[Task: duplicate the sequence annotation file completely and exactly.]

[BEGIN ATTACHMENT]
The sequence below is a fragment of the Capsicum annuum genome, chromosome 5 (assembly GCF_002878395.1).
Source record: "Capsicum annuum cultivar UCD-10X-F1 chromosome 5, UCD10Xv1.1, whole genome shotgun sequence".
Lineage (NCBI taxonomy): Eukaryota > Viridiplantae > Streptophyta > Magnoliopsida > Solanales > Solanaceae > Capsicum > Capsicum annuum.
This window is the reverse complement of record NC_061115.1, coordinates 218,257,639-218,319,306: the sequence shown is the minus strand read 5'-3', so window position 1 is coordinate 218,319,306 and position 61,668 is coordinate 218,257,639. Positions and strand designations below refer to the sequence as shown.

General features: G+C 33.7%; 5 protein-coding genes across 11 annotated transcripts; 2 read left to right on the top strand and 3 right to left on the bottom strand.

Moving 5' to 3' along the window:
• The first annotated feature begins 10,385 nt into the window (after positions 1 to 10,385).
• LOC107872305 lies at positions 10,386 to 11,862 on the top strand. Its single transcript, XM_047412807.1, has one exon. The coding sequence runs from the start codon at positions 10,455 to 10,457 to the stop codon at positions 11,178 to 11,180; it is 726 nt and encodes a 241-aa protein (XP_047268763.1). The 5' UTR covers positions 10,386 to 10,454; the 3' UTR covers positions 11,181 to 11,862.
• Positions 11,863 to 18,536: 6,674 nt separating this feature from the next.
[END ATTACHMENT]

The sequence below is a fragment of the Capsicum annuum genome, chromosome 5 (assembly GCF_002878395.1).
Source record: "Capsicum annuum cultivar UCD-10X-F1 chromosome 5, UCD10Xv1.1, whole genome shotgun sequence".
Lineage (NCBI taxonomy): Eukaryota > Viridiplantae > Streptophyta > Magnoliopsida > Solanales > Solanaceae > Capsicum > Capsicum annuum.
This window is the reverse complement of record NC_061115.1, coordinates 218,257,639-218,319,306: the sequence shown is the minus strand read 5'-3', so window position 1 is coordinate 218,319,306 and position 61,668 is coordinate 218,257,639. Positions and strand designations below refer to the sequence as shown.

General features: G+C 33.7%; 5 protein-coding genes across 11 annotated transcripts; 2 read left to right on the top strand and 3 right to left on the bottom strand.

Moving 5' to 3' along the window:
• The first annotated feature begins 10,385 nt into the window (after positions 1 to 10,385).
• LOC107872305 lies at positions 10,386 to 11,862 on the top strand. Its single transcript, XM_047412807.1, has one exon. The coding sequence runs from the start codon at positions 10,455 to 10,457 to the stop codon at positions 11,178 to 11,180; it is 726 nt and encodes a 241-aa protein (XP_047268763.1). The 5' UTR covers positions 10,386 to 10,454; the 3' UTR covers positions 11,181 to 11,862.
• Positions 11,863 to 18,536: 6,674 nt separating this feature from the next.